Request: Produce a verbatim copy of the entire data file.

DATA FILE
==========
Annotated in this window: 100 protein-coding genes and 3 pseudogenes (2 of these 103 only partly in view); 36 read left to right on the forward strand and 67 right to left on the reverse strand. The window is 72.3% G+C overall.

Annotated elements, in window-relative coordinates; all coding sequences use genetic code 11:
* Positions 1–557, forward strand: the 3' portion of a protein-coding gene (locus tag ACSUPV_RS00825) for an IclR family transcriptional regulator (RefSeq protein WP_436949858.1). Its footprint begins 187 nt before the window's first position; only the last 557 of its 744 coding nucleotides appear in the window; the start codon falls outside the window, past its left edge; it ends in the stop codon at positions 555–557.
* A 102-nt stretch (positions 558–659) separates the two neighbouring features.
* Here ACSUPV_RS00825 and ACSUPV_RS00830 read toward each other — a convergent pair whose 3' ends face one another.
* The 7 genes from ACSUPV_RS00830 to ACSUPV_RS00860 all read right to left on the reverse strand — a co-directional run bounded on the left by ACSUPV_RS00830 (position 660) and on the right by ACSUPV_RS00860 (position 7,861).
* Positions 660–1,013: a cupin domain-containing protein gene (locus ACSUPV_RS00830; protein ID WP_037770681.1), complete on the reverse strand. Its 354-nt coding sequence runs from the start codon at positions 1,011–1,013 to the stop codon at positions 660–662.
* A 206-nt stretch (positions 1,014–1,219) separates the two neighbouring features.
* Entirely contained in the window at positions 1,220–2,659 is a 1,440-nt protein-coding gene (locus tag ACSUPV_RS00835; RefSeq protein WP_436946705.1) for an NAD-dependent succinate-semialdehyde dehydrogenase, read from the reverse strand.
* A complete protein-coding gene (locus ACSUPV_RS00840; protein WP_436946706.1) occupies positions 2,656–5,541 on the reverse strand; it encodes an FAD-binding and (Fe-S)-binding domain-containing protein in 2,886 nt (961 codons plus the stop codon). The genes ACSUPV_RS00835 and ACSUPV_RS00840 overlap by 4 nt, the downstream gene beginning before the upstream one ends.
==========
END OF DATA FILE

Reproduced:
Annotated in this window: 100 protein-coding genes and 3 pseudogenes (2 of these 103 only partly in view); 36 read left to right on the forward strand and 67 right to left on the reverse strand. The window is 72.3% G+C overall.

Annotated elements, in window-relative coordinates; all coding sequences use genetic code 11:
* Positions 1–557, forward strand: the 3' portion of a protein-coding gene (locus tag ACSUPV_RS00825) for an IclR family transcriptional regulator (RefSeq protein WP_436949858.1). Its footprint begins 187 nt before the window's first position; only the last 557 of its 744 coding nucleotides appear in the window; the start codon falls outside the window, past its left edge; it ends in the stop codon at positions 555–557.
* A 102-nt stretch (positions 558–659) separates the two neighbouring features.
* Here ACSUPV_RS00825 and ACSUPV_RS00830 read toward each other — a convergent pair whose 3' ends face one another.
* The 7 genes from ACSUPV_RS00830 to ACSUPV_RS00860 all read right to left on the reverse strand — a co-directional run bounded on the left by ACSUPV_RS00830 (position 660) and on the right by ACSUPV_RS00860 (position 7,861).
* Positions 660–1,013: a cupin domain-containing protein gene (locus ACSUPV_RS00830; protein ID WP_037770681.1), complete on the reverse strand. Its 354-nt coding sequence runs from the start codon at positions 1,011–1,013 to the stop codon at positions 660–662.
* A 206-nt stretch (positions 1,014–1,219) separates the two neighbouring features.
* Entirely contained in the window at positions 1,220–2,659 is a 1,440-nt protein-coding gene (locus tag ACSUPV_RS00835; RefSeq protein WP_436946705.1) for an NAD-dependent succinate-semialdehyde dehydrogenase, read from the reverse strand.
* A complete protein-coding gene (locus ACSUPV_RS00840; protein WP_436946706.1) occupies positions 2,656–5,541 on the reverse strand; it encodes an FAD-binding and (Fe-S)-binding domain-containing protein in 2,886 nt (961 codons plus the stop codon). The genes ACSUPV_RS00835 and ACSUPV_RS00840 overlap by 4 nt, the downstream gene beginning before the upstream one ends.